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Georgia Baptist Convention withdraws Atlanta Baptist Association funding

ATLANTA (BP)–The Georgia Baptist Convention’s executive committee voted unanimously March 13 to defund the Atlanta Baptist Association in response to the association’s failure to expel two pro-homosexual congregations from its membership.

The Atlanta association will lose $47,000 in special project money and $113,000, matched by the Southern Baptist Convention to fund 16 Atlanta-area missionaries. The association’s annual budget is about $750,000.

J. Robert White, executive director of the GBC, noted that Georgia Baptists need to be brothers and sisters in Christ, but that they need to take stands for righteousness.

“It is clear that the association has left the convention, and not the other way around,” White told The Christian Index newsjournal.

White went on to say that there had been an extremely aggressive agenda nationally on the part of the homosexual lobby and he didn’t believe the Atlanta Baptist Association was fully aware of what they were approving by their vote.

“If the executive committee does not take a strong position on this, it will send a tidal wave throughout the Southern Baptist Convention and the nation,” White noted to The Christian Index.

Funding will end on Dec. 31. Robert E. Reccord, president of the SBC North American Mission Board, has stated that the agency will affirm the state’s decision.

The GBC’s move comes one day after an attempt to expel from the Atlanta Baptist Association two churches that affirm homosexuality came up short, when messengers to the 93rd annual meeting of the association failed to reach a two-thirds majority.

As a result, Oakhurst Baptist Church and Virginia-Highland Baptist Church will remain affiliated with the 143 congregations and missions of the association. However, both churches could face future disciplinary action from the association after messengers voted to send the issue back to the ABA’s membership committee for disciplinary review.

Still, that may not be enough for a number of conservative Baptist churches that have already announced their intentions of pulling out of the association.

The expulsion vote came immediately following a successful effort by Mount Vernon Baptist Church pastor Sam Boyd to amend the association’s bylaws. The new amendment noted “an affiliated church does not include a church which knowingly takes, or has taken, any action to affirm, approve, or endorse homosexual behavior.”

That amendment passed with 300 votes, five more than were needed for a two-thirds majority. However, the vote came following a heated discussion concerning whether to conduct the vote by secret ballot. Ultimately, supporters of the amendment obtained a public vote on the issue.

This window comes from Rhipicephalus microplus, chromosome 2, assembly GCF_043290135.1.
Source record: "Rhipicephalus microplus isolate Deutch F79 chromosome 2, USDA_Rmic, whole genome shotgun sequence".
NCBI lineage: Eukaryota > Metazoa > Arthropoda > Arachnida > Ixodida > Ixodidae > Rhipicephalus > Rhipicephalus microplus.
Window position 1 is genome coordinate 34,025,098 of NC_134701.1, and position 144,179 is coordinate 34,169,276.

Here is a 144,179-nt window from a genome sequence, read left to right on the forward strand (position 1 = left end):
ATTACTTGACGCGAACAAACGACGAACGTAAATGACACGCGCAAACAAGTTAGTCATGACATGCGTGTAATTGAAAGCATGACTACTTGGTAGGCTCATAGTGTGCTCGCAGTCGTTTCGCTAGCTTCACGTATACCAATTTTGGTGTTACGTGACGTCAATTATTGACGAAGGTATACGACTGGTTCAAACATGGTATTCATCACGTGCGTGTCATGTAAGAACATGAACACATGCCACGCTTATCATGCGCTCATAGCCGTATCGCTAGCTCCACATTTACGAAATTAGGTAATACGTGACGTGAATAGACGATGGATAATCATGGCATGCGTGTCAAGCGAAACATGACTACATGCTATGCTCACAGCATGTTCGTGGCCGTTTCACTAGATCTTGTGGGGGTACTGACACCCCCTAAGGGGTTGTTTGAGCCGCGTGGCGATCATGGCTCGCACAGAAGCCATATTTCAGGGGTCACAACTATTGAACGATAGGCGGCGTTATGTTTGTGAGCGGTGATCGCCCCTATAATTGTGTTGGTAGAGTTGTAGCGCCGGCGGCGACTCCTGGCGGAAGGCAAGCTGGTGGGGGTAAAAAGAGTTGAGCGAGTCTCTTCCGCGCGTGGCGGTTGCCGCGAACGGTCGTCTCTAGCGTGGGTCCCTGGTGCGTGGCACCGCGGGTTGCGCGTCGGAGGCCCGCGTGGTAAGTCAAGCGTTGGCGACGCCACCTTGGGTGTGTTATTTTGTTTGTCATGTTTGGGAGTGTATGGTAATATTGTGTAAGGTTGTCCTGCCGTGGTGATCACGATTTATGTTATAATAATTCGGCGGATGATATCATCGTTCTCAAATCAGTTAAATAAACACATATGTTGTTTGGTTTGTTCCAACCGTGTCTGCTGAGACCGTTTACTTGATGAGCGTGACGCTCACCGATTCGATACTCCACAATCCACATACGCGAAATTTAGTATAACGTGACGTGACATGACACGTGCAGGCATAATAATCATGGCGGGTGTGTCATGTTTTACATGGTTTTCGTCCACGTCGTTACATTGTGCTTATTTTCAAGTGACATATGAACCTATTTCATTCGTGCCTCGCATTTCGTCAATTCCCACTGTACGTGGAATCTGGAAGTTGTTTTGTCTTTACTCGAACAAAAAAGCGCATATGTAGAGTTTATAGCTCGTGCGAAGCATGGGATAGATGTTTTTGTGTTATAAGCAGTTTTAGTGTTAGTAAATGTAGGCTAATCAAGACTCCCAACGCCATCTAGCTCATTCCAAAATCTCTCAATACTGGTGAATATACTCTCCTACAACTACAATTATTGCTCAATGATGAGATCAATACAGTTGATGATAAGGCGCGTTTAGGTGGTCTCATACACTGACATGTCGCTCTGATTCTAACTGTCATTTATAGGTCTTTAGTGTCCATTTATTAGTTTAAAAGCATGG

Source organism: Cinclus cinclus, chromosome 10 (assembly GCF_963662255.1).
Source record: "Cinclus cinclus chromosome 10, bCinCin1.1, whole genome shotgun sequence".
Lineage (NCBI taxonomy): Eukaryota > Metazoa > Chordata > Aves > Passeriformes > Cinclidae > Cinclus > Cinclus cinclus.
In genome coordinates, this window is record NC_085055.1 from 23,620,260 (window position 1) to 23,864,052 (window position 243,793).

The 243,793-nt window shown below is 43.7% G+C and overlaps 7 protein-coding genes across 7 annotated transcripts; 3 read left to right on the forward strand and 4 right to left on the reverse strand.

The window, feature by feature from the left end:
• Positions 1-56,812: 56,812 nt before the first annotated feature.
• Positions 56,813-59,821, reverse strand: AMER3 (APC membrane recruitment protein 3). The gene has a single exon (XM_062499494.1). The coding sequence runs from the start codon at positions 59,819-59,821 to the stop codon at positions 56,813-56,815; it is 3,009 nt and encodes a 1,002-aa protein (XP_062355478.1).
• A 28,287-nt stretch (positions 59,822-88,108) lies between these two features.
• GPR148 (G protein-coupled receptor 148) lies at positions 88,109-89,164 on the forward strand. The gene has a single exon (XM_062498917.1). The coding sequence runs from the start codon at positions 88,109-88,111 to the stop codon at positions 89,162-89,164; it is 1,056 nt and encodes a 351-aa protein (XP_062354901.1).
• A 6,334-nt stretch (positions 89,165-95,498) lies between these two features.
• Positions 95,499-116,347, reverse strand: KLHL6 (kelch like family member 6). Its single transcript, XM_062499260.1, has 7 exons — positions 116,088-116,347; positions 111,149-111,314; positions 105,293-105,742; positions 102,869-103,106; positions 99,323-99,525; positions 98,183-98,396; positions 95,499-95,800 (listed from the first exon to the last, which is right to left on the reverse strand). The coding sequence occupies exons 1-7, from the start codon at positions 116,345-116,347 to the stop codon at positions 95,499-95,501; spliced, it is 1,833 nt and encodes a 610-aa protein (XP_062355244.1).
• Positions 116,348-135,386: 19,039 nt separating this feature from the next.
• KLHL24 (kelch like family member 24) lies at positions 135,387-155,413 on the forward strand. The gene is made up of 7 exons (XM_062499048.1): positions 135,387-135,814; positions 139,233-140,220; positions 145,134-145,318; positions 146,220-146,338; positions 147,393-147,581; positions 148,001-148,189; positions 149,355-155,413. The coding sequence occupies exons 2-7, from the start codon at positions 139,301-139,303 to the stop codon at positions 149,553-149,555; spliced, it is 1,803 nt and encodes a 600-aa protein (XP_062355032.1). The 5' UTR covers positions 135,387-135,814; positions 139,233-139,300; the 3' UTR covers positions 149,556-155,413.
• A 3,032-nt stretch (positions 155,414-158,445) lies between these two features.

In prepared remarks, White stressed that it was the association, not the convention, which had withdrawn.

“I do not believe it is possible for anyone to adequately explain to me how a group of Baptist churches could vote their support of churches that publicly approve what God has condemned,” White said in his remarks to the GBC executive committee. “I do know that there is a group of Baptists among us who believe that freedom is supreme. They speak of their belief that being Baptist means being free. They have expressed that local church autonomy is an annunciation of that freedom and should be protected at all cost. Our forebears never intended that our freedom as Baptists would include freedom from Scripture.

“They would never have approved of using local church autonomy to validate agreement with political correctness of the modern day while rejecting the ageless Word of God,” he added.

White further suggested that there was anger behind the confusing vote.

“We have churches that are angry with the Southern Baptist Convention,” he said. “This goes back 20 years to the conservative movement’s beginnings in the SBC. They are angry about the way Baptist leaders of the past were treated. They are angry about not being able to get someone elected as president of the SBC. They are angry about the Disney boycott. They are angry about feeling disenfranchised from the SBC. They are angry about the revisions to the Baptist Faith and Message. They are angry with the Georgia Baptist Convention for some of the same reasons.

“I know these things because I hear from Baptists across Georgia and across the country,” White said. “Their anger is part of this. They have said, ‘You have pushed us where we don’t want to go and we will go no further.’ Sadly, they have used this homosexual matter upon which to take their stand.”

White said that Georgia Baptists should respond with love but maintain their conviction.

“I encourage Georgia Baptists to do everything they can to build relationships with those who will stand with us in theology, doctrine and practice,” White said in his remarks. “Where possible we should seek common ground, but we must not surrender our convictions.

“I call on associations in Georgia and throughout the Southern Baptist Convention to deal with these matters at the local level,” he said. “Frankly, such matters should not have to be handled at the state convention level. When the Atlanta Baptist Association did not act on the two churches, the convention had to get involved. Had the association maintained the credentialing process with its churches, they would have removed Oakhurst and Virginia-Highland and the issue would never have come to the Georgia Baptist Convention in 1998 and 1999.”

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